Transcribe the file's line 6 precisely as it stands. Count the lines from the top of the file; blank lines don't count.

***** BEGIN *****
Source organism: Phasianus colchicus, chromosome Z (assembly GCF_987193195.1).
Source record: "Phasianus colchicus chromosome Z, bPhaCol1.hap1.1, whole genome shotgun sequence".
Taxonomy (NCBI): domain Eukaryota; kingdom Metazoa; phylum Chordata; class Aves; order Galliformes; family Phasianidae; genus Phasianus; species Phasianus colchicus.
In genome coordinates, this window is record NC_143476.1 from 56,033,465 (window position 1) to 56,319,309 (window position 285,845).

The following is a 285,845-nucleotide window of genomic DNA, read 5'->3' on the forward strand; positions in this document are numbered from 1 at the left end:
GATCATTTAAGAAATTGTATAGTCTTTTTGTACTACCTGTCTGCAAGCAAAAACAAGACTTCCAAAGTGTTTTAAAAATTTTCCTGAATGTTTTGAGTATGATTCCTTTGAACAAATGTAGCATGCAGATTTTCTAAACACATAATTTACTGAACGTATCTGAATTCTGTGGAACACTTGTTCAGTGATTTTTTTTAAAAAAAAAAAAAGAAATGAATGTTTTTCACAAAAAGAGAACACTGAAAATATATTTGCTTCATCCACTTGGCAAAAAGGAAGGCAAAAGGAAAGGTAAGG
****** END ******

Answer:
GATCATTTAAGAAATTGTATAGTCTTTTTGTACTACCTGTCTGCAAGCAAAAACAAGACTTCCAAAGTGTTTTAAAAATTTTCCTGAATGTTTTGAGTATGATTCCTTTGAACAAATGTAGCATGCAGATTTTCTAAACACATAATTTACTGAACGTATCTGAATTCTGTGGAACACTTGTTCAGTGATTTTTTTTAAAAAAAAAAAAAGAAATGAATGTTTTTCACAAAAAGAGAACACTGAAAATATATTTGCTTCATCCACTTGGCAAAAAGGAAGGCAAAAGGAAAGGTAAGG